Limiting sewer overflows

Over Labor Day, Snohomish County residents received an unwelcome primer on the mechanics of combined sewer overflows. Thursday’s biblical deluge maxed out a combined sewer system conceived before the advent of sewage treatment plants. The result was an output (in English, “dumping”) of domestic sewage and industrial wastewater consistent with the system’s antiquated design.

Langus Park, Rotary Park and Jetty Island were temporarily closed and Howarth Park and Pigeon Creek Park beaches remained closed on Monday. Pathogens can be absorbed by swimming or ingesting the contaminated water.

An Environmental Protection Agency map pinpoints the 772 communities nationwide that, like Everett, use combined sewer systems. In addition to the Pacific Northwest, CSO’s are concentrated in the Northeast and Great Lakes region. They are, according to the EPA website, “remnants of the country’s early infrastructure and so are typically found in older communities.” Combined systems fell out of favor by the 1940s.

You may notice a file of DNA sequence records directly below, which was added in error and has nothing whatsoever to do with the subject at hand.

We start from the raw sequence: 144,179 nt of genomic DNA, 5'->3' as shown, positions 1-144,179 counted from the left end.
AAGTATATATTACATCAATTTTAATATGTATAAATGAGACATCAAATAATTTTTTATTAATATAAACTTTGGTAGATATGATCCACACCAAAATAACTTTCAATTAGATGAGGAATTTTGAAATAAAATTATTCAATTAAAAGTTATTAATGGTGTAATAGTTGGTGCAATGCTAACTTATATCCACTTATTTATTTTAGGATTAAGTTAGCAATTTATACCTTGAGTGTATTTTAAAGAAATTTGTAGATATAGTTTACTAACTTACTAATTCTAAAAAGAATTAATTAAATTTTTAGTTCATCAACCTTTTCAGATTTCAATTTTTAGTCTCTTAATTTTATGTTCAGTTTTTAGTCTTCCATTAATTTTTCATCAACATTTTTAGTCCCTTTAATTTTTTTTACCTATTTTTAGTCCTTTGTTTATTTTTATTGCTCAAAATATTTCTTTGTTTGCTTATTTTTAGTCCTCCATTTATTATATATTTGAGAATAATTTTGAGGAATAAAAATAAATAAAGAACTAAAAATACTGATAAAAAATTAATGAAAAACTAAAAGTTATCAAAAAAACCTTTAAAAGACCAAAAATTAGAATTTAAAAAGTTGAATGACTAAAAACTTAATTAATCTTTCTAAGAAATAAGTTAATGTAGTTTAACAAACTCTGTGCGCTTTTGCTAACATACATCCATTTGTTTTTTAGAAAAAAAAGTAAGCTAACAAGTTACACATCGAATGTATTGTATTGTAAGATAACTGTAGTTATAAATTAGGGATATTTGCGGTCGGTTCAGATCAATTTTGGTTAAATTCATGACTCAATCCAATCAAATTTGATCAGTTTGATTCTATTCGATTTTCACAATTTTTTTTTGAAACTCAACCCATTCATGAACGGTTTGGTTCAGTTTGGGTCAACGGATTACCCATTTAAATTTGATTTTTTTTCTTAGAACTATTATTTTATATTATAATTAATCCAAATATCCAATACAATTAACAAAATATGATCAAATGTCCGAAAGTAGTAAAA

The latest closures shouldn’t be confused with the July power outage at an Everett sewer-lift station that caused 40,000 gallons of raw sewage to discharge into Port Gardner. The city responded quickly, determining that the primary and secondary backup power feeds had failed. Power was restored and the problem corrected in less than an hour, but the damage was done (not a major accident, but significant.)

The EPA has a CSO control policy that dates to 1994 and continues to inform municipal and county governments. Two CSO champions worth emulating are King County and the city of Portland.

King County has been a leader in green storm water infrastructure, bureaucratese for old-school techniques to minimize storm water runoff. Many of its efforts align with Snohomish County’s. This is particularly true in the area of bioretention, small-scale projects like swales and rain gardens, which absorb runoff. Other components include permeable pavement (it can be pricey and doesn’t work in high-traffic areas) and ‘green’ roofs with low-growing vegetation (barring a sudden interest in English thatch-roofed cottages, the latter may be a non-starter.)

Portland finished its 20-year CSO program in 2011. It adopted an aggressive strategy of street sumps as well as separate sewers for storm water in select neighborhoods. The city also undertook several “big pipe” projects to channel combined sewage directly to its treatment plant.

Overflows happen, but Everett and Snohomish County still must improve their benchmarks for success. Never is the ideal, with once every few years the absolute maximum.

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